U.S. District Court Judge Walter H. Rice already has his portrait hanging in his courtroom, but he joked that the federal building in downtown Dayton having his name on it will have a practical use.
“This is good, because I’m rapidly reaching the age where I may not know where I am,” Rice told this news organization, “so it will be helpful.”
U.S. Rep. Mike Turner (R-Dayton) assembled a panel last year to choose a name for the site, which has not had a formal designation since its 1976 construction. The group recently unanimously chose Rice, and the change awaits final legislative approval.
“I knew that there was a committee convened to make recommendations to the Congressman,” Rice said, “but I am certainly incredibly honored just to have it get this far.”
The panel was chaired by Dayton attorney Merle F. Wilberding and included Amanda Wright Lane, a great-grand-niece of the Wright Brothers, Dayton History Chief Executive Brady Kress and eight other members.
Turner credited Rice for his decades of service of work in the community including at the Dayton’s Veterans Administration and Wright Brothers historic sites.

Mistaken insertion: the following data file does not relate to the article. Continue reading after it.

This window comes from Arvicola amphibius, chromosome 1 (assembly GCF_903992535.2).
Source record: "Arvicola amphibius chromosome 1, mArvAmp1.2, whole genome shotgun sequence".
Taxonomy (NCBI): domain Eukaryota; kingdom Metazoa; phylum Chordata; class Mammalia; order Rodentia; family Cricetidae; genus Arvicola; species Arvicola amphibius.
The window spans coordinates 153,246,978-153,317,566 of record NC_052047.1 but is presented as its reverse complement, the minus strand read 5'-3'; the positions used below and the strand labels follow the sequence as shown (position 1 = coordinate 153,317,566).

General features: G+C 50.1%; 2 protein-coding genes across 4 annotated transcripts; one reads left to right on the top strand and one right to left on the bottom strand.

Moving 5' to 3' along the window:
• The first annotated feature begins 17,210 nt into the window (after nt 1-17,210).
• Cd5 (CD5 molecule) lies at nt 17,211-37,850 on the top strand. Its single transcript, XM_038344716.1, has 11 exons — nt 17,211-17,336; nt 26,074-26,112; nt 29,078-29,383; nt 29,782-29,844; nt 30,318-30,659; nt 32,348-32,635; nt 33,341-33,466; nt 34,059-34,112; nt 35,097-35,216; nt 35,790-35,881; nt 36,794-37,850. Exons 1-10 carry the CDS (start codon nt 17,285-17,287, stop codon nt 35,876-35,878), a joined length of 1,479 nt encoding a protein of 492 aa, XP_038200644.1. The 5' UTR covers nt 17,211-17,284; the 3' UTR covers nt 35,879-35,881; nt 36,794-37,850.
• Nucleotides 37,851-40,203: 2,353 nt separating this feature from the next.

Rice, born in 1937, was appointed to the federal bench in June 1980 by President Jimmy Carter. He served as chief judge of the court from Oct. 13, 1996, to Oct. 12, 2003.
Rice assumed “senior status” in 2004 and received the Thomas J. Moyer award for judicial excellence in 2014. Rice’s first job in law was in 1964 when he was an assistant prosecutor for Montgomery County.
Rice plans to work long after the building is officially named for him.
“This does not mean retirement, and I hope to remain doing what I’m doing for many years,” Rice said. “But anytime that someplace where you’ve worked for 38 years might bear your name is a flattering deal beyond any ability to describe.”